TP049: An Algorithm for Computing the Gene Tree Probability under the Multispecies Coalescent and its Application in the Inference of Population Tree
Date: Monday, July 11 12:00 pm - 12:20 pm
Room: Northern Hemisphere A1/A2
Topic: GENES / SYSTEMS
  • Yufeng Wu, Computer Science and Engineering Department, University of Connecticut, United States

Area Session Chair: Yana Bromberg

Presentation Overview: Show

Motivation: Gene tree represents the evolutionary history of gene
lineages that originate from multiple related populations. Under the
multispecies coalescent model, lineages may coalesce outside the
species (population) boundary. Given a species tree (with branch
lengths), the gene tree probability is the probability of observing a
specific gene tree topology under the multispecies coalescent model.
There are two existing algorithms for computing the exact gene tree
probability. The first algorithm is due to Degnan and Salter (2005),
where they enumerate all the so-called coalescent histories for the
given species tree and the gene tree topology. Their algorithm runs
in exponential time in the number of gene lineages in general. The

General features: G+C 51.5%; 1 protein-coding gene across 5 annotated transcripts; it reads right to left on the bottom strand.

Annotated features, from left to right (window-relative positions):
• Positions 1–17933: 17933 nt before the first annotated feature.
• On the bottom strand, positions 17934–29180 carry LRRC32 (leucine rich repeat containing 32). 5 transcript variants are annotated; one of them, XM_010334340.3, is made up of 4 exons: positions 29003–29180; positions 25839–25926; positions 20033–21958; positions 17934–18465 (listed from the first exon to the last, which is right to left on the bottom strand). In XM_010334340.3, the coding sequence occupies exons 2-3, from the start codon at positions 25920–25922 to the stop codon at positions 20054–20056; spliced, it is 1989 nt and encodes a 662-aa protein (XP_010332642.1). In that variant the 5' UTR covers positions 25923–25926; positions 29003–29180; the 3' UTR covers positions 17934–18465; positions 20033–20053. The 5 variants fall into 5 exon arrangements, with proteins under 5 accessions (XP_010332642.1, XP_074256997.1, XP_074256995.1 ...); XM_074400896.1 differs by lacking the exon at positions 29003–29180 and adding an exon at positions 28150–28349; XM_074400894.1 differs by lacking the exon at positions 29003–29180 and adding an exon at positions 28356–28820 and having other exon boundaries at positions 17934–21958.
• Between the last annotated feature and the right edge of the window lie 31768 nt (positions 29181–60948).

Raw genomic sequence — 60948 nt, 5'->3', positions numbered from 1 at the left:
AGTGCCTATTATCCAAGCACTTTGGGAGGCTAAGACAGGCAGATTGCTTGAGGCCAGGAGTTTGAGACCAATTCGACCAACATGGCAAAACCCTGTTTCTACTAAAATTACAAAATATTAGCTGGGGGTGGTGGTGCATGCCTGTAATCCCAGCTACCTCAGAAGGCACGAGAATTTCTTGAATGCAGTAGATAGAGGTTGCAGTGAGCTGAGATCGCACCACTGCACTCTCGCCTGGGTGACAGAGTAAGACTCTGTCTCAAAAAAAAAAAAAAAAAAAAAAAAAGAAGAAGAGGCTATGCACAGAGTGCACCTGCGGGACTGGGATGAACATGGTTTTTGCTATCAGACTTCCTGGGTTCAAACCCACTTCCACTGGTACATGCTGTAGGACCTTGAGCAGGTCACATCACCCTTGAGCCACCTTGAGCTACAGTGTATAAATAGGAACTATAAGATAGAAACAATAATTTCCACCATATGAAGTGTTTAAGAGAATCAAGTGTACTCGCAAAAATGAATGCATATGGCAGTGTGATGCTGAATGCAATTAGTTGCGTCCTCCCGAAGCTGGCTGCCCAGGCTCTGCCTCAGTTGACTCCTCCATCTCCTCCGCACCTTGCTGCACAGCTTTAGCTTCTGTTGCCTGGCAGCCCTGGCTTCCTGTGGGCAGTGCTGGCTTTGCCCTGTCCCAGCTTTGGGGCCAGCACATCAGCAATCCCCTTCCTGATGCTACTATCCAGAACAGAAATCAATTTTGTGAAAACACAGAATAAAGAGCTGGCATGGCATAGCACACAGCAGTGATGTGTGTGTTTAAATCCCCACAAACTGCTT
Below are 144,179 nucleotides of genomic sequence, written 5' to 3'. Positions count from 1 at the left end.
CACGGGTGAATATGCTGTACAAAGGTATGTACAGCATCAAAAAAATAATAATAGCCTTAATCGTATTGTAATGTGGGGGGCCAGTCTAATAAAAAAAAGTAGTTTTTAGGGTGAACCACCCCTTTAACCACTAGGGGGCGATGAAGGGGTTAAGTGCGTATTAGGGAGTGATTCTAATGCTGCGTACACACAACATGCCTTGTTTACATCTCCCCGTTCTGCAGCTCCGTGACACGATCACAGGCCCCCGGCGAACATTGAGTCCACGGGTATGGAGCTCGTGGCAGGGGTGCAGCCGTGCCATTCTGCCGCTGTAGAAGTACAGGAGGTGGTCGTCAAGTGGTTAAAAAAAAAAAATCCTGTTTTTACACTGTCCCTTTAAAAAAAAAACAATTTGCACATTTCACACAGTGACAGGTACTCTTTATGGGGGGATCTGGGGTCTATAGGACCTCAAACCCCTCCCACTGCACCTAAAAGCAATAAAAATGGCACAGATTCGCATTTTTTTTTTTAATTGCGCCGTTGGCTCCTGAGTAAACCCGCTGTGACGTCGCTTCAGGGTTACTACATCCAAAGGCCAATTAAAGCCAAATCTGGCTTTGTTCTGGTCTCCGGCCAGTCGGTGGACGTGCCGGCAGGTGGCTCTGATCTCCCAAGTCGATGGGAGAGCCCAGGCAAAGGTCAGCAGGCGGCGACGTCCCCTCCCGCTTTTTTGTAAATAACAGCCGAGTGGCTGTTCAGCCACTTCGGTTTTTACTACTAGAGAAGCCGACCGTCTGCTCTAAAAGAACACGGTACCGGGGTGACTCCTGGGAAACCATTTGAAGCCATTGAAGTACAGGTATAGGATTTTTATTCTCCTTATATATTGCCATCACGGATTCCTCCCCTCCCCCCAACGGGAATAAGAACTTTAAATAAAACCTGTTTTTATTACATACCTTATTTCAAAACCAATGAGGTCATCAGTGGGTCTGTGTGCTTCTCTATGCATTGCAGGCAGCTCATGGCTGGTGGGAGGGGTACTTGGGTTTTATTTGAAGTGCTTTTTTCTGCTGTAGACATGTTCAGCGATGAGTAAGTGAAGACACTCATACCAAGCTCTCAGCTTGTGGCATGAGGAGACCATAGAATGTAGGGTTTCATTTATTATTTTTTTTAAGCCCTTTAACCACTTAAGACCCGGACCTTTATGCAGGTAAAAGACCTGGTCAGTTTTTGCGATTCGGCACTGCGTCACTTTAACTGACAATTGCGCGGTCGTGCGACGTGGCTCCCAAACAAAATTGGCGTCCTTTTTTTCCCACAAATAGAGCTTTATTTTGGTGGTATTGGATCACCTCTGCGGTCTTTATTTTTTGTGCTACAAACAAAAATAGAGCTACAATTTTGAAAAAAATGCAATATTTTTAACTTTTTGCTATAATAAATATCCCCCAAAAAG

second algorithm is the STELLS algorithm (2012), which is usually
faster but also runs in exponential time in almost all the cases.

Results: In this paper, we present a new algorithm, called
CompactCH, for computing the exact gene tree probability. This new
algorithm is based on the notion of compact coalescent histories:
multiple coalescent histories are represented by a single compact
coalescent history. The key advantage of our new algorithm is that it
runs in polynomial time in the number of gene lineages if the number
of populations is fixed to be a constant. The new algorithm is more
efficient than the STELLS algorithm both in theory and in practice
when the number of populations is small and there are multiple
gene lineages from each population. As an application, we show
that CompactCH can be applied in the inference of population tree
(i.e. the population divergence history) from population haplotypes.
Simulation results show that the CompactCH algorithm enables
efficient and accurate inference of population trees with much more
haplotypes than a previous approach.

Availability: The CompactCH algorithm is implemented in the
STELLS software package, which is available for download at http:
//www.engr.uconn.edu/~ywu/STELLS.html.

Contact: ywu@engr.uconn.edu

TP051: A Network-driven Approach for Genome-wide Association Mapping
Date: Monday, July 11 12:00 pm - 12:20 pm
Room: Northern Hemisphere E1/E2
Topic: GENES / DISEASE
  • Seunghak Lee, Carnegie Mellon University, United States